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Old 10-18-2007, 01:10 AM   #259
Young Drachma
Dark Cloud
Join Date: Apr 2001

So, you're reading along and sopping up all the tasty morsels my brain can concoct and in the process of trying to wrap your mind around all of the mindblowing changes that have happened to baseball since relegation and promotion were implemented is "What the HELL is D.C. Daly doing? It doesn't make any sense?!"

If you go back to the beginning, you have to think about who we're dealing with here. He's a kid that came into a job that all of us -- well, most of us -- dream of. He got the keys to a franchise and was told to do his best to get them out of the doldrums and given the scratch to make it happen.

So when he screws up and actually pulls off the impossible, he starts to think "well, this is easy." And starts to believe in his own magic too much.

Clearly, the kid has a gift. No team he's run has been relegated yet, even after he's left, but he hasn't exactly gone out of his way to be a finisher or even to necessarily prove his loyalty.

He'll say all of the right things in press conferences and the fans will believe him and then before you know it, he's gone.

The fact that he's such a primadonna that he needs the attention of even casual fans knowing who he is -- what other fourth division team had a GM whose departure was top news on Sportscenter? -- tells you that our friend here has some issues.

I think he thinks that it was supposed to all be as easy as it was in the beginning. And that he could even go and take money he got from "working hard" and investing well and maybe even from Daddy (we didn't mention that part, though...) to go and buy a baseball team and get the idea that "well, if I run them, we'll win, we'll be in the majors and I'll show those guys that I'm just as good as they are."

They, being his friends..the owners. See, he's obviously not the most patient and he's clearly not that inclined to take orders from the person writing the checks. He's like a kid who runs a school club and tries to turn it into his own fiefdom, not realizing that once he leaves, someone else has to try to navigate whatever mess he left.

I don't think the problem here is that he's a bad GM or that he'll be allowed to bounce around the league like this much longer. Far more talented individuals have been known to languish at the hands of owners who want someone they can trust and who'll keep their word.

The protagonist in our story has yet to find his way, in part because I'm not sure he knows what he wants or even how to get there. I think if I had to do some soul-searching just from what I've read, I'd say that he's probably trying hard to recreate what he had in Boston, but gave up because his ego got the best of him and he believed the grass was greener in Providence, before deciding that was a bad situation and getting a team in Worcester...and YOU KNOW what he was thinking by buying that particular team. (Worcester could've competed with Boston if they were in the majors....what guts this guy has?!)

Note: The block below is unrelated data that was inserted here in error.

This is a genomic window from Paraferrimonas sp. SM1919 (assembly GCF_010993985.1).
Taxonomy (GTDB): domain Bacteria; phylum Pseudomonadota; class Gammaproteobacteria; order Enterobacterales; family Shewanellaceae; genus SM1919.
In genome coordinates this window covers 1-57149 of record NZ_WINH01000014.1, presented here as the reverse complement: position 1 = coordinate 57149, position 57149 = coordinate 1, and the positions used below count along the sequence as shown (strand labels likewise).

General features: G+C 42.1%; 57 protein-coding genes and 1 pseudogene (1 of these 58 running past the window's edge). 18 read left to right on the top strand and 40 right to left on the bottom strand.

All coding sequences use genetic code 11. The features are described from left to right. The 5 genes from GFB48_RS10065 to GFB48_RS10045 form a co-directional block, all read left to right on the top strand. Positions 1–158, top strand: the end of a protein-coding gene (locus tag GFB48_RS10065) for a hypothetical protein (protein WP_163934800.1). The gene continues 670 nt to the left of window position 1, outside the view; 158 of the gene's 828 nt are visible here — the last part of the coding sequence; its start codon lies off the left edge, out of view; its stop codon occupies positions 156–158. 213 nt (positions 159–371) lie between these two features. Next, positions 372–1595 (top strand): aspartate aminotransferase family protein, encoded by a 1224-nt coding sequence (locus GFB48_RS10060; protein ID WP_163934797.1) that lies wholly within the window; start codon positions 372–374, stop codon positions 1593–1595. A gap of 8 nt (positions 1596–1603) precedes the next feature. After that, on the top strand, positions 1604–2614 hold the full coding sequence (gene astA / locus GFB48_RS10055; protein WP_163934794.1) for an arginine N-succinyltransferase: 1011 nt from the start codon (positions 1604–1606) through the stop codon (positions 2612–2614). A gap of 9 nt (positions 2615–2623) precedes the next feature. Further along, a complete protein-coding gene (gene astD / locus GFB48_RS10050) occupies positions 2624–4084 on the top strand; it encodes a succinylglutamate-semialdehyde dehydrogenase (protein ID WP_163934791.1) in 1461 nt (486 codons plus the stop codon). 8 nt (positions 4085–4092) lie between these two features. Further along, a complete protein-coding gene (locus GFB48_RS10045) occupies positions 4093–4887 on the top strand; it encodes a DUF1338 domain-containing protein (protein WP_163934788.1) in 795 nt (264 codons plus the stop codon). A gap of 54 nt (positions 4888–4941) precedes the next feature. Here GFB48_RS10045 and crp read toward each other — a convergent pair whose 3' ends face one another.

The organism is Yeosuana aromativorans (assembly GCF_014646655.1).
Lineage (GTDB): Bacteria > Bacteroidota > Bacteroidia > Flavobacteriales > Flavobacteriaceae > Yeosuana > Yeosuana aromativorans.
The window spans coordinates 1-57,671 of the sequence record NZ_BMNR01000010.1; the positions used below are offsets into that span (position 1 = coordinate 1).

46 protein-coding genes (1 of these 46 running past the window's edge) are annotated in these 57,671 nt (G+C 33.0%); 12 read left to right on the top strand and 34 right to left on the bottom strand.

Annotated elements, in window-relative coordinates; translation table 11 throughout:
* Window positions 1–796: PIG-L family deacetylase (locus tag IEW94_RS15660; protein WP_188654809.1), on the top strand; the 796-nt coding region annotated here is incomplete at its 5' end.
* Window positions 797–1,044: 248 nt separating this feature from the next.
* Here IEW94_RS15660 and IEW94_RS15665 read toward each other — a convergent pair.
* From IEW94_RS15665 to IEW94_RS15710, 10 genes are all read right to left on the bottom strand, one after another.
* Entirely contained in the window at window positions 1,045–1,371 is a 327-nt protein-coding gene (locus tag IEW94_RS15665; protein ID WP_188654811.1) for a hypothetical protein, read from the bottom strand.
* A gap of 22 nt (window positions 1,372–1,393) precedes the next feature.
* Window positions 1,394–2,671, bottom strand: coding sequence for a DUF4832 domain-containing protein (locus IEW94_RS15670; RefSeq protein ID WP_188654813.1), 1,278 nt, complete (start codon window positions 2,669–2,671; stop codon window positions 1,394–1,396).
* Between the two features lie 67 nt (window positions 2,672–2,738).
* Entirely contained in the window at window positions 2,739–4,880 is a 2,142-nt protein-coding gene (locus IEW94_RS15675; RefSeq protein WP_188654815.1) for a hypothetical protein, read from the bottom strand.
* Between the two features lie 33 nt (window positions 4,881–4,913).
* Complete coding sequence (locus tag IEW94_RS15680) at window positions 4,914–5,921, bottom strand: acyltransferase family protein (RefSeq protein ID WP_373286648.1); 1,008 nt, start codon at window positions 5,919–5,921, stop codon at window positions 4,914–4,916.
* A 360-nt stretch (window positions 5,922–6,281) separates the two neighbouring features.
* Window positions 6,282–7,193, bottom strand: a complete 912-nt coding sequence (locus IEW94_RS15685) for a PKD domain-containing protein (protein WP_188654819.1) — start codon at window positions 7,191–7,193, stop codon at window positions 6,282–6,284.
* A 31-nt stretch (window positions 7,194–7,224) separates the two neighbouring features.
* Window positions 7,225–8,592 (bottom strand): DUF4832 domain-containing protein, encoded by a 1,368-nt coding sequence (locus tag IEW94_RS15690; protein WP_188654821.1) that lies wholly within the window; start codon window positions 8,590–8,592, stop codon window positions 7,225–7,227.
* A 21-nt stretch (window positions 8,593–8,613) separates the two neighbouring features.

I don't think the move to LA, even in what amounted to an interim capacity was a bad idea. Would've been better if everyone went into it with that understanding, but given that he managed to do his job -- even if it was controversial at times -- was all they wanted from him.

But back to what I was saying about redemption and recreating what you didn't have before....It's true that the Yankees have not won another World Series since D.C. left in 2003. But the team also hasn't missed the playoffs in the years since then, either and until last year, had a stretch of five straight division titles to their credit.

This is essentially with guys that D.C. Daly put together and a foundation he put in place when he took the job and he's not there to reap the benefits, get the credit or just enjoy it. Because he's been a nomad in search of a home ever since, taking time off and being confused about what it is he's trying to do.

So, as we move forward...I'd say that it will be interesting to see if he'll ever be able to find his soul and to find a place where he feels he truly belongs. He's only 32 and so, he could end up doing this for another two or three decades if he's lucky. But the question remains, will he ever truly be happy? Or will it be the story of the guy who bounces around and even when he wins, never seems to find the core of what he stands for?

I guess that's what's left for us to find out.
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